• Why it matters: The comments, which Musk made during a live-streamed event on X with Israeli Prime Minister Benjamin Netanyahu, come as the company struggles to regain trust with advertisers.

Netanyahu brought up the large armies of bots that amplify hate speech.

  • Musk replied: "The single most important reason we're moving to having a small monthly payment for use of the X system is it's the only way I can think of to combat vast armies of bots."

Musk said adding a subscription would make it much more difficult for bots to create accounts, because each bot would need to register a new credit card.

  • He added that the company plans to come out with "a lower tier pricing" than it currently charges X Premium subscribers — around $8 monthly.

🥊 Reality check: Musk has often teased new products or innovations, only to change course.

5. 🇨🇦 🇮🇳 Canada accuses India

Sign yesterday outside the Sikh cultural center in Surrey, British Columbia, where the killing occurred in June. Photo: Chris Helgren/Reuters

Canadian Prime Minister Justin Trudeau accused agents of the Indian government of being involved in the killing of a prominent Sikh community leader on Canadian soil in June, Axios' Sareen Habeshian writes.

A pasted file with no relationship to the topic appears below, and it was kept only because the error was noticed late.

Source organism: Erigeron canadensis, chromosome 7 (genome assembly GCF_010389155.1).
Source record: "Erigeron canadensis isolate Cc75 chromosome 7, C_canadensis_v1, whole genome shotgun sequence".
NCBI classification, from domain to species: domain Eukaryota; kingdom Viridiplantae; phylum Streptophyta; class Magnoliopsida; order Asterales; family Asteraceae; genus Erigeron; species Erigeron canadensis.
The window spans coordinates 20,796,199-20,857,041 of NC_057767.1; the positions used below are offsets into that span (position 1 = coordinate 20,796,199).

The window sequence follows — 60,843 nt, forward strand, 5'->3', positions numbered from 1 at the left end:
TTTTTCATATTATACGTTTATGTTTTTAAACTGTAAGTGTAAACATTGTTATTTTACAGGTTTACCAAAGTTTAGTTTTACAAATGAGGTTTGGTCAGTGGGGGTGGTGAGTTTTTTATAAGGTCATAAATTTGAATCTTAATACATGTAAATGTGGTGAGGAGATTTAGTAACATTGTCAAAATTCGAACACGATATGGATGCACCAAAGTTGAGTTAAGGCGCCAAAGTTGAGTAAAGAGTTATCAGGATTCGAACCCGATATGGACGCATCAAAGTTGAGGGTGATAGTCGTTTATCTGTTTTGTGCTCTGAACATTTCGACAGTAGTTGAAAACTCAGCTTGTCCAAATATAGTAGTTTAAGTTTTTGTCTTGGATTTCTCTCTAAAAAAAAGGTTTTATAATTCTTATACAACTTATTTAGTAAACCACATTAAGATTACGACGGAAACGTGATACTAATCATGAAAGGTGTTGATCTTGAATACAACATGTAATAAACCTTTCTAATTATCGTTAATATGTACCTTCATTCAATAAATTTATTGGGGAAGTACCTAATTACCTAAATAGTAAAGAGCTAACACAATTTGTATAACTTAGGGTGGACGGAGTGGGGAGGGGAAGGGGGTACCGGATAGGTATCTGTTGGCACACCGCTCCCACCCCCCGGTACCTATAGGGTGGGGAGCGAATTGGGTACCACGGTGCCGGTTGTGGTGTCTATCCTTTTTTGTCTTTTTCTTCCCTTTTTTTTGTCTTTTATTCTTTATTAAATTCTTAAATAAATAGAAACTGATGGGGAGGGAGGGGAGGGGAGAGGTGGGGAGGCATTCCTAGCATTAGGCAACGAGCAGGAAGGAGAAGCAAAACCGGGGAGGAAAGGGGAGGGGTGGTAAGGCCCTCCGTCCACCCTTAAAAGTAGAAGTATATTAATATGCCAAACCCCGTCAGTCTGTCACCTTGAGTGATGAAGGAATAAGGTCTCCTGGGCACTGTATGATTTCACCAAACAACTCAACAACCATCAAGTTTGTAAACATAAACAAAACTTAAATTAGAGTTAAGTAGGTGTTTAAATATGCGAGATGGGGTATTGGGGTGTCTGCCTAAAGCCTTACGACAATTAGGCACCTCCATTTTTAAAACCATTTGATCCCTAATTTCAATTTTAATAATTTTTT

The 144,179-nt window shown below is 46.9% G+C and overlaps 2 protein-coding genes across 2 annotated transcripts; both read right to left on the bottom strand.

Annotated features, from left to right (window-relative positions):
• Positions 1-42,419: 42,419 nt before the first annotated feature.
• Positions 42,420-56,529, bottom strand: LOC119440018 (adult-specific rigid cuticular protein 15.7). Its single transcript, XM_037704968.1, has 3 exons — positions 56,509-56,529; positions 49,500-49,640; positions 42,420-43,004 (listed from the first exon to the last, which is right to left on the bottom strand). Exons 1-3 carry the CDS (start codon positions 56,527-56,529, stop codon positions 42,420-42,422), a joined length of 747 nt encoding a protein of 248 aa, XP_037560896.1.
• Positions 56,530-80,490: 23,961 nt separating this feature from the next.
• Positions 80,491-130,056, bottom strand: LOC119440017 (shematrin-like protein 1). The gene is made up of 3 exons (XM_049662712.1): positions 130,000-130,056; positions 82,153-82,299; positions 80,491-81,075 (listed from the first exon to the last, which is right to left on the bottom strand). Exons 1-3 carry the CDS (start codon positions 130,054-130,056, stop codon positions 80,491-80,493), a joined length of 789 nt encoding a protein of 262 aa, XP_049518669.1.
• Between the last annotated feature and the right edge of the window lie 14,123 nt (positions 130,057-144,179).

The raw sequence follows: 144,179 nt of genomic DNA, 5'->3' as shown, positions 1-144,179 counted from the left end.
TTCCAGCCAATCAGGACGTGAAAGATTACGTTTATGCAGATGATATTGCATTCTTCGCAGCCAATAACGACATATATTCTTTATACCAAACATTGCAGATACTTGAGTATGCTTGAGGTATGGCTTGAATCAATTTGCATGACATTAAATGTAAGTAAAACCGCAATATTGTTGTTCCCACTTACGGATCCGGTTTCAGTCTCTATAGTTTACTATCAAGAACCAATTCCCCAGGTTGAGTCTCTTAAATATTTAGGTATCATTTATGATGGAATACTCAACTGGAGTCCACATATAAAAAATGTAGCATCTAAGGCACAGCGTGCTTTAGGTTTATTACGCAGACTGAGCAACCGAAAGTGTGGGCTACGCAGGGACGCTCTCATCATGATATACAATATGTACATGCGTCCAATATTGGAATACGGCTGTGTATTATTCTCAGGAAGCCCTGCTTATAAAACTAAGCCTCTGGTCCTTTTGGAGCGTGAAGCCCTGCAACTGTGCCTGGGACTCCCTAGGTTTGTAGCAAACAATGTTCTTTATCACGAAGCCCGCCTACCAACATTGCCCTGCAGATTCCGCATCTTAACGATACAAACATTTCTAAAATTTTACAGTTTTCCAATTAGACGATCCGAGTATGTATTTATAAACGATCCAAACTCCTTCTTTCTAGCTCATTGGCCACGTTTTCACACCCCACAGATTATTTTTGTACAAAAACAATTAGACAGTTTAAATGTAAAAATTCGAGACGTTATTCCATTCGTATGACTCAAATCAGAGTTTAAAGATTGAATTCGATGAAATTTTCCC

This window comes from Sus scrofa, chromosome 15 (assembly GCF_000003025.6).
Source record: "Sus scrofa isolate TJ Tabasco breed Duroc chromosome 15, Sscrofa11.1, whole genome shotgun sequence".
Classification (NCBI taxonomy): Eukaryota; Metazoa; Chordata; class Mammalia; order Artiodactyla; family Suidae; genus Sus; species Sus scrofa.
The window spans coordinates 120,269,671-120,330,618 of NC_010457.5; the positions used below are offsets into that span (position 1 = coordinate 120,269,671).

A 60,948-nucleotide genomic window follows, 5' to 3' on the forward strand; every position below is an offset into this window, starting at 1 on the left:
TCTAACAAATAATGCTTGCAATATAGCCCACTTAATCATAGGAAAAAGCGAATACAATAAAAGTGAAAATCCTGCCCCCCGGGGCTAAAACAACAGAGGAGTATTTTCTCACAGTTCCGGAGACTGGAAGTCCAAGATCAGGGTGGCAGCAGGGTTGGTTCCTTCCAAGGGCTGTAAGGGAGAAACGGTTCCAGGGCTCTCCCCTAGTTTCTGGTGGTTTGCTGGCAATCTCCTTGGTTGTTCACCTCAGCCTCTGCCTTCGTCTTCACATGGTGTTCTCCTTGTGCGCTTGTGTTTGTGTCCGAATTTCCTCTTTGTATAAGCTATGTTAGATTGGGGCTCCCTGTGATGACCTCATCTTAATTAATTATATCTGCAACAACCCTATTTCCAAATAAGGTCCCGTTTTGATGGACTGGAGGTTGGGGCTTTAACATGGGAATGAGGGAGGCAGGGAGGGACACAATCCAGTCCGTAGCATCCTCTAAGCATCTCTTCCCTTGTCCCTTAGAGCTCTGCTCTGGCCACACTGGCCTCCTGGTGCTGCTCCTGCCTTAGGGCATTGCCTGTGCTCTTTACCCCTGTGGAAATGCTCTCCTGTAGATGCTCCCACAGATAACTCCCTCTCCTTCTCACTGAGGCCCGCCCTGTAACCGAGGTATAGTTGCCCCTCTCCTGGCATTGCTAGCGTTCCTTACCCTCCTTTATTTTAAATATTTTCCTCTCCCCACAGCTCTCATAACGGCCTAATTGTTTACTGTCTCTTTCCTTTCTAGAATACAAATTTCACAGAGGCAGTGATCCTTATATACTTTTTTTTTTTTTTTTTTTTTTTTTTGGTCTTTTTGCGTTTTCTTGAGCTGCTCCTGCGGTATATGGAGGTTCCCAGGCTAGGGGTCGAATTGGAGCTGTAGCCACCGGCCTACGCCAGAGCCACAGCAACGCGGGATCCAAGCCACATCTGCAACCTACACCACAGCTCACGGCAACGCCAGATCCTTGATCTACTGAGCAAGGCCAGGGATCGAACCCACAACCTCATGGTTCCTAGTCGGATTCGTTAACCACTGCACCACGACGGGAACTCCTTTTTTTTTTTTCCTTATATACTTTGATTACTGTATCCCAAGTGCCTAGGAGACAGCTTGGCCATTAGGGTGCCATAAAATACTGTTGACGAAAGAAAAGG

Canadian security agencies have been investigating the "credible allegations of a potential link" in the shooting death of Hardeep Singh Nijjar, a Canadian citizen, Trudeau said in a speech in the House of Commons.

  • Canada expelled a top Indian diplomat. Today, India expelled a senior Canadian diplomat. (BBC)

🔎 Between the lines: Trudeau's accusation will place further strain on an already tumultuous relationship between India and Canada — and place allies of both nations in the crossfire.

6. 👢 Impeachment makes Texan a star

Texas Attorney General Ken Paxton (center) before closing arguments at his impeachment trial in the Senate Chamber in Austin on Friday. Photo: Eric Gay/AP

Texas Attorney General Ken Paxton, freshly acquitted in an impeachment trial, is about to go big: